The 2017 Walt Disney World Marathon Weekend took place January 4-8. With over 82,000 runners expected to take part in the four days of races, it is the flagship weekend of the runDisney race series. The weekend included an untimed Family Fun 5K and timed 10K, Half Marathon, and Marathon races, and daily kids races of various lengths. Runners can complete the Half Marathon and Marathon as part of Goofy’s Race and a Half Challenge; to further up the ante, runners can complete all 4 races on consecutive days as part of the 48.6-mile Dopey Challenge, which was my approach.
Packet pickup for the races took place at the Health and Fitness Expo at the Wide World of Sports Complex, beginning on Wednesday. In a departure from previous years, runners who purchased Race Retreat for the Half Marathon and/or Marathon were granted early access to packet pickup and merchandise on Wednesday morning. As a result, the first day of the expo had shorter operating hours than in the past, while still needing to process all Dopey and 5K runners that day, along with any runners of other races and non-runners who wanted to visit on the first day.
In an effort to further distribute Expo crowds, some of the races held their packet pickup in the covered areas beneath the baseball stadium. Due to the number of people involved, the Marathon Weekend Expo uses more space than any other runDisney Expo; it’s safe to assume that the new cheer arena (currently under construction) will be used for future Expos upon its completion.
Anticipating heavy crowds, we arrived at the Expo early. As has become typical for the Expos, the doors opened a few minutes early, granting us access to the merchandise before it got picked over by other runners and eBay scalpers. We were also able to pick up our packets and race shirts with minimal waits. As we were leaving, busloads of runners were streaming in to the facility; photos on social media later in the afternoon showed queues to enter buildings that looped around the soccer fields, which we were lucky enough to have avoided.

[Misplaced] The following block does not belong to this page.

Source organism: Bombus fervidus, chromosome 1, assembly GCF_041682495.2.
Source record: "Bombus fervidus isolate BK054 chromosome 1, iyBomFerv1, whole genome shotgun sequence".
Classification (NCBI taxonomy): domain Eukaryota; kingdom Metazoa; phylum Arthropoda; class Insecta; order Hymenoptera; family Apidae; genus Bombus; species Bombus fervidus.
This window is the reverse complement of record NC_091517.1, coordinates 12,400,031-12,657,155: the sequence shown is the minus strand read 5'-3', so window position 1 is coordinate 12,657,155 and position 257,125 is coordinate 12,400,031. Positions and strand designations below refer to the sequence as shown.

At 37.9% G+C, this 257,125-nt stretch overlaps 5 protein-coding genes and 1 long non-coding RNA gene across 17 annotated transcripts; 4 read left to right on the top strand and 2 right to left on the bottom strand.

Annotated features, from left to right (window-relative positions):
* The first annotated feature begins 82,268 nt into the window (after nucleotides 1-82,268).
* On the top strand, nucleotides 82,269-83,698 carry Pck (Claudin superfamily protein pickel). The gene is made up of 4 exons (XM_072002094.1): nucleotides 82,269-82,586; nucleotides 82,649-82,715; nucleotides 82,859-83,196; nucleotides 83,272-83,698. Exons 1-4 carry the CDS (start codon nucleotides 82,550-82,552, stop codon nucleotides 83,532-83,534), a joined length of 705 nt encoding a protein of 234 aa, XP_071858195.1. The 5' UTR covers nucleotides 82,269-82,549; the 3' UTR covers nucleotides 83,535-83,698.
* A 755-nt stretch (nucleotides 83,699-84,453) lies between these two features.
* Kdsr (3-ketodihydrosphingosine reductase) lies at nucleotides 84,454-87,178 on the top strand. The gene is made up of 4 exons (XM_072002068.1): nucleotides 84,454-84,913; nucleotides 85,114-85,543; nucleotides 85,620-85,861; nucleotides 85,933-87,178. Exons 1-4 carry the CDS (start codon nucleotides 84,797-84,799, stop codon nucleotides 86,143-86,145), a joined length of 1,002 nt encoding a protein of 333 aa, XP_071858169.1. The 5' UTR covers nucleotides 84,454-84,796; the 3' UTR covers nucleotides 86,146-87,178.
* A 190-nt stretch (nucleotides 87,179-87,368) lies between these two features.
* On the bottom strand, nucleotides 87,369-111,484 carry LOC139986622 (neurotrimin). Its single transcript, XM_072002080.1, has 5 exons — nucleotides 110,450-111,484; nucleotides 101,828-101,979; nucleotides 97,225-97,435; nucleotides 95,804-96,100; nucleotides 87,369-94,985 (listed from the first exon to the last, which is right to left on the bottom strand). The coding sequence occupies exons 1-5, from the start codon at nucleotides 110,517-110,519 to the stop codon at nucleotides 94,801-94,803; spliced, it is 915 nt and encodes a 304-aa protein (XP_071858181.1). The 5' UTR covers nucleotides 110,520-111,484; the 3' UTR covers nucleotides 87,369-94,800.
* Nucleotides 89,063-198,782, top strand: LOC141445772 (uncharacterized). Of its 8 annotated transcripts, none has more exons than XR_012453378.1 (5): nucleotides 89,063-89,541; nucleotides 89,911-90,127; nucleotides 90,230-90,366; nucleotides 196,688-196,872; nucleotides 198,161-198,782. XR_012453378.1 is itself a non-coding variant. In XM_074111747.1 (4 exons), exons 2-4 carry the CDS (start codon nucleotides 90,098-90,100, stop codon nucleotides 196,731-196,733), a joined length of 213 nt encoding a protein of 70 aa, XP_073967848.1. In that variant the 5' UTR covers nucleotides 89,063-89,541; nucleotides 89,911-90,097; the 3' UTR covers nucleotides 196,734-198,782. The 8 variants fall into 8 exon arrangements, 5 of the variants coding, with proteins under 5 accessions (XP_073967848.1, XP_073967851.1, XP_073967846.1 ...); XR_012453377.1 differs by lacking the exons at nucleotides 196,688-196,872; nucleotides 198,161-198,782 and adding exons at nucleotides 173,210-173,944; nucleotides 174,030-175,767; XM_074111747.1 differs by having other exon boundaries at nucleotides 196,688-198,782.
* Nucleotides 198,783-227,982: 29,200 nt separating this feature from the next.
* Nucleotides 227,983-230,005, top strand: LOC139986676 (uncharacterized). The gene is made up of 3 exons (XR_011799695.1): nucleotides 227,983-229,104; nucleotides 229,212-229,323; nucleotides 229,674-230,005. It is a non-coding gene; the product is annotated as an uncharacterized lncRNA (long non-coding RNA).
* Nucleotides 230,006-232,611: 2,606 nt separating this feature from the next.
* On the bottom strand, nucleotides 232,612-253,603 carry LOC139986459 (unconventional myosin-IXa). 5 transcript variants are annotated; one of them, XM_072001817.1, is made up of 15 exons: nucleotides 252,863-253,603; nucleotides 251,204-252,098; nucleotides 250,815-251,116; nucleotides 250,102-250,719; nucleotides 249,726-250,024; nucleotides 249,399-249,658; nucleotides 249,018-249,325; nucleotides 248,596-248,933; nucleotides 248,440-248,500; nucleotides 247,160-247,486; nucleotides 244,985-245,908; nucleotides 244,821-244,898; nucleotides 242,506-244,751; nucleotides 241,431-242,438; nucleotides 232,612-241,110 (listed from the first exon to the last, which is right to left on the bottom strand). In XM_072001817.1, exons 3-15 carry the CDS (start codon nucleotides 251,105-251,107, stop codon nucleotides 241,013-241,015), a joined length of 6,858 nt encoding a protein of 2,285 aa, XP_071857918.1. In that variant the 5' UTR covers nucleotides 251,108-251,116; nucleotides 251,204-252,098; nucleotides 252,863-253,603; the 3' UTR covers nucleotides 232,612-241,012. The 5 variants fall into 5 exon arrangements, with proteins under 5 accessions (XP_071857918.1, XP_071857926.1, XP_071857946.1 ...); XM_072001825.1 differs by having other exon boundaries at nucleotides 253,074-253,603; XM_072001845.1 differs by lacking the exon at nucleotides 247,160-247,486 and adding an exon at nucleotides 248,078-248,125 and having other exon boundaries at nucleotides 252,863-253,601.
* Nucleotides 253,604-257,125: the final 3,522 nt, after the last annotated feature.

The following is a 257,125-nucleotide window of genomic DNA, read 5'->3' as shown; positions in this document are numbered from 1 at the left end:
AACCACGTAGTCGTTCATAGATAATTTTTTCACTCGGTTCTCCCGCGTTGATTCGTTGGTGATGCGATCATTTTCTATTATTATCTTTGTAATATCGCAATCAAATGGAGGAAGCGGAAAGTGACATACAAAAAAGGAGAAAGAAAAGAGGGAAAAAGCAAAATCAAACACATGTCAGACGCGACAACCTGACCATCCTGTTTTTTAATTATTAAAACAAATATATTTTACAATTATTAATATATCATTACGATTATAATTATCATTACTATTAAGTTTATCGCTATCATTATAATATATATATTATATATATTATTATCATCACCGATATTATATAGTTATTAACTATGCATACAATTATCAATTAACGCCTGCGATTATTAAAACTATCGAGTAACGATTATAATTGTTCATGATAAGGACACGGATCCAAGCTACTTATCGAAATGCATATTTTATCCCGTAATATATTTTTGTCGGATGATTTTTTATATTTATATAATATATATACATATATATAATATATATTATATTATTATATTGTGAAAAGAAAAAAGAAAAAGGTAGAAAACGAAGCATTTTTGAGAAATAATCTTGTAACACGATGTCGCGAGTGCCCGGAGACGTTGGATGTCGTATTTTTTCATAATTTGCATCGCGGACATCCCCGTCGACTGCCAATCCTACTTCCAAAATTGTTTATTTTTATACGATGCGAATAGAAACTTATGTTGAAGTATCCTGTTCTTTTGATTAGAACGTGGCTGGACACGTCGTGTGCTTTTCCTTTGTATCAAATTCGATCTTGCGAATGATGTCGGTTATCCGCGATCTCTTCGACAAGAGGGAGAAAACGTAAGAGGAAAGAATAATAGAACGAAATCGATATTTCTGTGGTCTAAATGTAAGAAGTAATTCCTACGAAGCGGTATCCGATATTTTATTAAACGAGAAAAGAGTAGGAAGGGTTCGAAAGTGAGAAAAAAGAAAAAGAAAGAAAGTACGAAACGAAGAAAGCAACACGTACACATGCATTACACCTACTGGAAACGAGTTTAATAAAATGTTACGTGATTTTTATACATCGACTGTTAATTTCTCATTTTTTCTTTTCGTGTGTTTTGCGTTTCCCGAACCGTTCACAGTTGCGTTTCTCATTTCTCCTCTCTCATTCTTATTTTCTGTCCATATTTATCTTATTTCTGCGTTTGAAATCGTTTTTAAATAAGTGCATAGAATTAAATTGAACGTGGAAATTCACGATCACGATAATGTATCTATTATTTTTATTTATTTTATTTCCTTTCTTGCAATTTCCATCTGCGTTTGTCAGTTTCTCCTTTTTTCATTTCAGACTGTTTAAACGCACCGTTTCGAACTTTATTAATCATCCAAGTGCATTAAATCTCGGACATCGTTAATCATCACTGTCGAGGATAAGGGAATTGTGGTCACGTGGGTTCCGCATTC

The 5K course began Thursday morning in the Epcot parking lot, with approximately 10,000 runners taking part. After following the perimeter of the lot to Woodpecker Lane, runners entered backstage, passing beneath the outdoor portion of Test Track, and emerged into the park next to the Mexico pavilion. The course proceeded around World Showcase, with a detour through International Gateway and the backside of the United Kingdom pavilion before following the central path into Future World. With a quick loop around Future World West, runners crossed Innoventions Plaza and exited the park near Spaceship Earth, continuing to the finish line in the parking lot.
In the grand scheme of the Dopey Challenge, the 3.1-mile race seems more like a technicality than a true endurance competition. As has become tradition, I walked the race with my parents and friends, taking a “brisk mosey” pace. The weather Thursday morning was cool while we waited in the start corrals, but it was very comfortable once we started moving and the sun came up. In general, it was a nice low-pressure way to start off the weekend’s races, helping to ease the pre-race jitters.